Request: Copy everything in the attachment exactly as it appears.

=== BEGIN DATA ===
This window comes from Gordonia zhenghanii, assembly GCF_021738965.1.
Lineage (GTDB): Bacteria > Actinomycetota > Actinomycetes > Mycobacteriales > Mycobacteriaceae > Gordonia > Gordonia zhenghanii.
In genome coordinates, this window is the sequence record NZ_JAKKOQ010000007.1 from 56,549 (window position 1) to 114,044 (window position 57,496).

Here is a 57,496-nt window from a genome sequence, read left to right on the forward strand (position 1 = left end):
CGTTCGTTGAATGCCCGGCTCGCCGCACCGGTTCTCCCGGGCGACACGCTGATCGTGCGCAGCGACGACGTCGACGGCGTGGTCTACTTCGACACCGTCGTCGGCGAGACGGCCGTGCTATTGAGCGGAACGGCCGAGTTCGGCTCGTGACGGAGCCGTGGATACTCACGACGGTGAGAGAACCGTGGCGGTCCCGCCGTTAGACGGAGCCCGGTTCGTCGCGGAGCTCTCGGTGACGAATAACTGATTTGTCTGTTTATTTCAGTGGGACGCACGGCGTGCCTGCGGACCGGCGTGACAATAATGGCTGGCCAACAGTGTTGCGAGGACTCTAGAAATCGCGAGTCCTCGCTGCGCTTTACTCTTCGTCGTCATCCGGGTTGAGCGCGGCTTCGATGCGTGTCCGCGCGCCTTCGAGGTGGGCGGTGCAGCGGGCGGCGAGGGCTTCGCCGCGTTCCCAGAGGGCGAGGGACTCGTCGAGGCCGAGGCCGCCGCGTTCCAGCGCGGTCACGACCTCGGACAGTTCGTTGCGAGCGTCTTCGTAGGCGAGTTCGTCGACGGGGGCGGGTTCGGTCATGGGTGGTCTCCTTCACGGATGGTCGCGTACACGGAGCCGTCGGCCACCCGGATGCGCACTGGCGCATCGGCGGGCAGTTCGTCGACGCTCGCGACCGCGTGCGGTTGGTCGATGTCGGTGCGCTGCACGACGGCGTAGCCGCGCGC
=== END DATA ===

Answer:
This window comes from Gordonia zhenghanii, assembly GCF_021738965.1.
Lineage (GTDB): Bacteria > Actinomycetota > Actinomycetes > Mycobacteriales > Mycobacteriaceae > Gordonia > Gordonia zhenghanii.
In genome coordinates, this window is the sequence record NZ_JAKKOQ010000007.1 from 56,549 (window position 1) to 114,044 (window position 57,496).

Here is a 57,496-nt window from a genome sequence, read left to right on the forward strand (position 1 = left end):
CGTTCGTTGAATGCCCGGCTCGCCGCACCGGTTCTCCCGGGCGACACGCTGATCGTGCGCAGCGACGACGTCGACGGCGTGGTCTACTTCGACACCGTCGTCGGCGAGACGGCCGTGCTATTGAGCGGAACGGCCGAGTTCGGCTCGTGACGGAGCCGTGGATACTCACGACGGTGAGAGAACCGTGGCGGTCCCGCCGTTAGACGGAGCCCGGTTCGTCGCGGAGCTCTCGGTGACGAATAACTGATTTGTCTGTTTATTTCAGTGGGACGCACGGCGTGCCTGCGGACCGGCGTGACAATAATGGCTGGCCAACAGTGTTGCGAGGACTCTAGAAATCGCGAGTCCTCGCTGCGCTTTACTCTTCGTCGTCATCCGGGTTGAGCGCGGCTTCGATGCGTGTCCGCGCGCCTTCGAGGTGGGCGGTGCAGCGGGCGGCGAGGGCTTCGCCGCGTTCCCAGAGGGCGAGGGACTCGTCGAGGCCGAGGCCGCCGCGTTCCAGCGCGGTCACGACCTCGGACAGTTCGTTGCGAGCGTCTTCGTAGGCGAGTTCGTCGACGGGGGCGGGTTCGGTCATGGGTGGTCTCCTTCACGGATGGTCGCGTACACGGAGCCGTCGGCCACCCGGATGCGCACTGGCGCATCGGCGGGCAGTTCGTCGACGCTCGCGACCGCGTGCGGTTGGTCGATGTCGGTGCGCTGCACGACGGCGTAGCCGCGCGC